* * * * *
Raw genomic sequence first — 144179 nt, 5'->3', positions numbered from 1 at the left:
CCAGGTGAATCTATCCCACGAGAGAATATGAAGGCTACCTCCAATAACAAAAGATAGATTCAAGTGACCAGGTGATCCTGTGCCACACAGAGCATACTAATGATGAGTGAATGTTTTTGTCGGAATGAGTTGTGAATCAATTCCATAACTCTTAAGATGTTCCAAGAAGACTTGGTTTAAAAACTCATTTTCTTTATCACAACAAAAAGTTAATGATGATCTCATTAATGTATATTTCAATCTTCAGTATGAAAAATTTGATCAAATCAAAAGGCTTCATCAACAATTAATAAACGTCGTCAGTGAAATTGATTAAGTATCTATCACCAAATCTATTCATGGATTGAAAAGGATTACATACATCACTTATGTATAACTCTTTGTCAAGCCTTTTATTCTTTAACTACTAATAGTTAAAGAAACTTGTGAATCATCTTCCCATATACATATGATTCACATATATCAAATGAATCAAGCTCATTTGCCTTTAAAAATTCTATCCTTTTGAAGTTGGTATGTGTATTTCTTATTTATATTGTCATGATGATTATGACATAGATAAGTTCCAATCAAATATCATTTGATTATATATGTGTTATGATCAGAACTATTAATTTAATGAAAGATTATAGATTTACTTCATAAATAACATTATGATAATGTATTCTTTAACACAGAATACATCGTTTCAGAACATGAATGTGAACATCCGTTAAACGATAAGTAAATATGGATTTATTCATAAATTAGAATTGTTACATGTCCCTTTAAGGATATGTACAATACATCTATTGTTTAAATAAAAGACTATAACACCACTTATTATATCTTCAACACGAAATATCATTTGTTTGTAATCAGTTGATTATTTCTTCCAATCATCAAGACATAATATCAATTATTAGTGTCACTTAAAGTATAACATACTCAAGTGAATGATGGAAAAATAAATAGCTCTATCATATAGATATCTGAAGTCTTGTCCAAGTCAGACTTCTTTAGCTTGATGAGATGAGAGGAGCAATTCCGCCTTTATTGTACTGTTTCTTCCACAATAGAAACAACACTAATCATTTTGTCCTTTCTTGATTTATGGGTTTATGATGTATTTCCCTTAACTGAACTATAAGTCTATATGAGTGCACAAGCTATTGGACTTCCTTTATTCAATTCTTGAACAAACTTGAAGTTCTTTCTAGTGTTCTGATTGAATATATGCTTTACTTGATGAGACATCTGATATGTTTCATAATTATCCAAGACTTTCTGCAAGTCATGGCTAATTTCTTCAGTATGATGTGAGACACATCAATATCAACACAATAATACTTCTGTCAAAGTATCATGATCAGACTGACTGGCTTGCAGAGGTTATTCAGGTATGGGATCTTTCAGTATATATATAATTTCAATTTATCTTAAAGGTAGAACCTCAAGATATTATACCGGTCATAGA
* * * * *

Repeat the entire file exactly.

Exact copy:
Raw genomic sequence first — 144179 nt, 5'->3', positions numbered from 1 at the left:
CCAGGTGAATCTATCCCACGAGAGAATATGAAGGCTACCTCCAATAACAAAAGATAGATTCAAGTGACCAGGTGATCCTGTGCCACACAGAGCATACTAATGATGAGTGAATGTTTTTGTCGGAATGAGTTGTGAATCAATTCCATAACTCTTAAGATGTTCCAAGAAGACTTGGTTTAAAAACTCATTTTCTTTATCACAACAAAAAGTTAATGATGATCTCATTAATGTATATTTCAATCTTCAGTATGAAAAATTTGATCAAATCAAAAGGCTTCATCAACAATTAATAAACGTCGTCAGTGAAATTGATTAAGTATCTATCACCAAATCTATTCATGGATTGAAAAGGATTACATACATCACTTATGTATAACTCTTTGTCAAGCCTTTTATTCTTTAACTACTAATAGTTAAAGAAACTTGTGAATCATCTTCCCATATACATATGATTCACATATATCAAATGAATCAAGCTCATTTGCCTTTAAAAATTCTATCCTTTTGAAGTTGGTATGTGTATTTCTTATTTATATTGTCATGATGATTATGACATAGATAAGTTCCAATCAAATATCATTTGATTATATATGTGTTATGATCAGAACTATTAATTTAATGAAAGATTATAGATTTACTTCATAAATAACATTATGATAATGTATTCTTTAACACAGAATACATCGTTTCAGAACATGAATGTGAACATCCGTTAAACGATAAGTAAATATGGATTTATTCATAAATTAGAATTGTTACATGTCCCTTTAAGGATATGTACAATACATCTATTGTTTAAATAAAAGACTATAACACCACTTATTATATCTTCAACACGAAATATCATTTGTTTGTAATCAGTTGATTATTTCTTCCAATCATCAAGACATAATATCAATTATTAGTGTCACTTAAAGTATAACATACTCAAGTGAATGATGGAAAAATAAATAGCTCTATCATATAGATATCTGAAGTCTTGTCCAAGTCAGACTTCTTTAGCTTGATGAGATGAGAGGAGCAATTCCGCCTTTATTGTACTGTTTCTTCCACAATAGAAACAACACTAATCATTTTGTCCTTTCTTGATTTATGGGTTTATGATGTATTTCCCTTAACTGAACTATAAGTCTATATGAGTGCACAAGCTATTGGACTTCCTTTATTCAATTCTTGAACAAACTTGAAGTTCTTTCTAGTGTTCTGATTGAATATATGCTTTACTTGATGAGACATCTGATATGTTTCATAATTATCCAAGACTTTCTGCAAGTCATGGCTAATTTCTTCAGTATGATGTGAGACACATCAATATCAACACAATAATACTTCTGTCAAAGTATCATGATCAGACTGACTGGCTTGCAGAGGTTATTCAGGTATGGGATCTTTCAGTATATATATAATTTCAATTTATCTTAAAGGTAGAACCTCAAGATATTATACCGGTCATAGA